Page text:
This Compliance and Enforcement Policy will be accessible to regulated parties and the general public.
Compliance is facilitated when regulated parties are aware of and understand legislative and regulatory requirements. The Centre will facilitate compliance with legislative and regulatory requirements by providing clear and timely communications with regulated parties. The Centre is committed to encouraging compliance through information exchange and providing information and tools to regulated parties regarding steps that should be taken to address non-compliance and how to maintain compliance.
The Centre's oversight of the applicable legislation and regulations will be applied in a fair and consistent manner so as to be appropriate to the circumstances. This will be achieved by:
Where appropriate, the Centre will make efforts to collaborate and harmonize with other government organizations, provincial and territorial governments, and international partners to provide an effective compliance and enforcement regime that reflects best practices while it protects the health and safety of the public while promoting regulatory efficiencies and streamlined processes.
The Centre will review its compliance and enforcement policy and procedures and update as required so that they reflect a changing environment, public expectations and lessons learned.
While these general principles guide the compliance and enforcement activities of the Centre, they do not preclude the use of specific tools or methodologies needed to address health, safety and security risks posed by the unsafe use of human and terrestrial pathogens, and toxins.
This section provides a brief description of some of the roles and responsibilities of the Centre, regulated parties and other interested stakeholders.
The Minister of Health has the responsibility for the administration and enforcement of the HPTA and HPTR. This responsibility is carried out on a day-to-day basis by the Centre. As of April 1, 2013, the Agency also became responsible for the portions of the HAA/HAR that deal with the issuance of importation permits and transfer authorizations for terrestrial animal pathogens.
It is the responsibility of the Centre to conduct compliance and enforcement activities in accordance with the relevant legislation, regulations, this policy, and related policies and procedures. Key activities include working with regulated parties to promote, monitor and verify compliance. Other responsibilities include responding to situations of non-compliance in an appropriate fashion, as it is described in the Compliance Activities and Enforcement Continuum.
Inspectors for the HPTA are designated under section 40 of the HPTA and their powers of inspection are outlined in sections 41 to 52. The Agency inspectors for the HAA/HAR are designated through subsections 13(3) of the Canadian Food Inspection Agency Act. The primary role of inspectors is to verify compliance and to prevent or address non-compliance with the relevant legislative and regulatory requirements with the HPTA/HPTR and the HAA/HAR. In general, this activity will be undertaken in this progressive manner. However, some situations may be addressed more appropriately with immediate stronger action such as investigation or prosecution.
When the Centre's graduated approach of the regulatory enforcement is proven to be inefficient, the Centre may move forward with the next activity in the continuum which is the penal enforcement. If the Centre has reasonable grounds to believe that an offence has been committed under the HPTA, the Centre may conduct an investigation. Investigations are conducted for the purpose of carrying out penal enforcement actions for possible prosecution. Where an offence committed under HAA/HAR, CFIA will be responsible to conduct penal enforcement.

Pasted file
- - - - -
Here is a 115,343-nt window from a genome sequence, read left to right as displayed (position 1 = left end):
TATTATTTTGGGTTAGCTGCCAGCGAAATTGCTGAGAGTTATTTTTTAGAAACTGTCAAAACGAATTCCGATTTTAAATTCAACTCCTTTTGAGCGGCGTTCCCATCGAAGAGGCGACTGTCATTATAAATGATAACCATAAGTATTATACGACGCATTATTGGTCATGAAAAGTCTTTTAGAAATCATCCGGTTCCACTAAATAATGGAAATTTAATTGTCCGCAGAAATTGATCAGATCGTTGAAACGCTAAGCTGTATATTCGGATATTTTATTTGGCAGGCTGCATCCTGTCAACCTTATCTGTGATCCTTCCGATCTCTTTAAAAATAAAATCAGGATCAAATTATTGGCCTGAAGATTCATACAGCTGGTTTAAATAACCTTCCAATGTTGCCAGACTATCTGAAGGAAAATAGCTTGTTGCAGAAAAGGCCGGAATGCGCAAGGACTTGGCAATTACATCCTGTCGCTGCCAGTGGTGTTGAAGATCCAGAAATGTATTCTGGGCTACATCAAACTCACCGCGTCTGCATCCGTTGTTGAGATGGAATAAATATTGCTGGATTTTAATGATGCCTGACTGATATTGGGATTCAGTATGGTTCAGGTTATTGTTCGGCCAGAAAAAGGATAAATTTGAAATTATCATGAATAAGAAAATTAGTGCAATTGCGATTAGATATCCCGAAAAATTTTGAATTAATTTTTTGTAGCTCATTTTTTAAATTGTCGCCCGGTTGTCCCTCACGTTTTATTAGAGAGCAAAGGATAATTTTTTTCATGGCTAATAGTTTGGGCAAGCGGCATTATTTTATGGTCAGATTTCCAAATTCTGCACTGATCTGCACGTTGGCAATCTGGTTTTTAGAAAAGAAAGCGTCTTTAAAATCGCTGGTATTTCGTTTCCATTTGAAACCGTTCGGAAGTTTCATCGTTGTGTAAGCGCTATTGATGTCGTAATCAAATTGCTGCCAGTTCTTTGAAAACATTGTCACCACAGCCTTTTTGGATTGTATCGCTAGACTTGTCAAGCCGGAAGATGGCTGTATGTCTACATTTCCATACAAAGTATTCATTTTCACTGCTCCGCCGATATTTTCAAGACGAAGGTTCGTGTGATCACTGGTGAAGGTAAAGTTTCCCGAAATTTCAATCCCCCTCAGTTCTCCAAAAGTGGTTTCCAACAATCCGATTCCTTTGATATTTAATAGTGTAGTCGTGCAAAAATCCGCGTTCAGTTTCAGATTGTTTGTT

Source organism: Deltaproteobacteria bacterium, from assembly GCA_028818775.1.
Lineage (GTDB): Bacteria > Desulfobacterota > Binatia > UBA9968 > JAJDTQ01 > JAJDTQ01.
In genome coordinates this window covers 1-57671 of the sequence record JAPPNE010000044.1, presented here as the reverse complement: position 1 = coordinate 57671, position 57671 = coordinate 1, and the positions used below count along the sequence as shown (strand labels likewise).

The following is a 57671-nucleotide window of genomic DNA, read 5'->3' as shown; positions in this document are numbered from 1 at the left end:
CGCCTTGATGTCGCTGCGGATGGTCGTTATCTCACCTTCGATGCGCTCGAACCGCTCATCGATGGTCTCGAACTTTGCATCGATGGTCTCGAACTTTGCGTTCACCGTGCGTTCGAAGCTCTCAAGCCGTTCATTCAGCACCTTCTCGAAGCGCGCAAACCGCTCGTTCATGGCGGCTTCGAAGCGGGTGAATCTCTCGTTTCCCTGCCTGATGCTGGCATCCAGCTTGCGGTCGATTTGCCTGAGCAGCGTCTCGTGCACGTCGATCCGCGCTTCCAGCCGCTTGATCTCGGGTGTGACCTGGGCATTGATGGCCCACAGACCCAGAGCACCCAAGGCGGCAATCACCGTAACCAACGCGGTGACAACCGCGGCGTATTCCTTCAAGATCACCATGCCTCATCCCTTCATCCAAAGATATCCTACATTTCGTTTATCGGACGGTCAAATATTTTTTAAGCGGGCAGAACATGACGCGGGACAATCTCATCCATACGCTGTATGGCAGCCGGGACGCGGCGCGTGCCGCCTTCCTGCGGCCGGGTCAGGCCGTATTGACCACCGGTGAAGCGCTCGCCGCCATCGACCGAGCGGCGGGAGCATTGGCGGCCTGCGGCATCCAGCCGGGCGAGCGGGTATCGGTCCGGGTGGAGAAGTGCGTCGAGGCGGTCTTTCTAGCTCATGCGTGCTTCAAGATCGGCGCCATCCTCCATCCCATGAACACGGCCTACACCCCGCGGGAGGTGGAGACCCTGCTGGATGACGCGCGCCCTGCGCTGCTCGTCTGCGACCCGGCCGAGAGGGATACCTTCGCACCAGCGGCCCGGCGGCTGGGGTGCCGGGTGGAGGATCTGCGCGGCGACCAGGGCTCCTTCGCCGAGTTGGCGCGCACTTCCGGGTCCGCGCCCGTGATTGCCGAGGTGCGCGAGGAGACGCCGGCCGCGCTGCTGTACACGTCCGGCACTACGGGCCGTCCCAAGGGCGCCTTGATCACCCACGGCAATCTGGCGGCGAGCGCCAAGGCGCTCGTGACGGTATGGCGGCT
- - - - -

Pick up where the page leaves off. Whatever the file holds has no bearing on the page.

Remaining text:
Where appropriate, the Centre will work with other federal government organizations and provincial and territorial governments.
Regulated parties are responsible for ensuring the activities they conduct with human pathogens and toxins are in accordance with all legislative and regulatory requirements. At minimum, every person who knowingly conducts a specified activity involving a human pathogen or toxin is required to take all reasonable precautions to protect the health and safety of the public against the risks posed by that activity. The regulated party is also responsible for, but is not limited to:
Although Stakeholder associations are not necessarily regulated parties under the HPTA/HPTR or HAA/HAR, past experience has proven that collaboration between them, the Centre and its regulated parties is beneficial. Stakeholder associations customarily communicate legislative and regulatory requirements to their members, and share members' concerns on legislative, regulatory and compliance and enforcement issues with the Centre.
The Centre performs ongoing compliance and enforcement activities. Information about non-compliance, emerging threats or new technology may trigger the Centre to examine the situation and associated risks to determine compliance and enforcement activities that are appropriate and aligned with the guiding principles set out earlier in this policy.
Activities may be undertaken in a progressive or iterative manner moving through the Compliance Activities and Enforcement Continuum, which outlines the progressive activities that will be employed by the Centre to achieve a coherent Compliance and Enforcement. These activities can be categorized under the following:
The Centre of Biosecurity believes that promotion of compliance through information, education and transparency, is an effective tool in obtaining conformity with the law. The objectives of the Centre's compliance activities are that organizations successfully achieve compliance with the legislation and guidelines. The Centre has developed accessible tools to promote knowledge and understanding of the regulatory requirements. Compliance activities are delineated into 2 categories: Promotion; and Monitoring and Verification.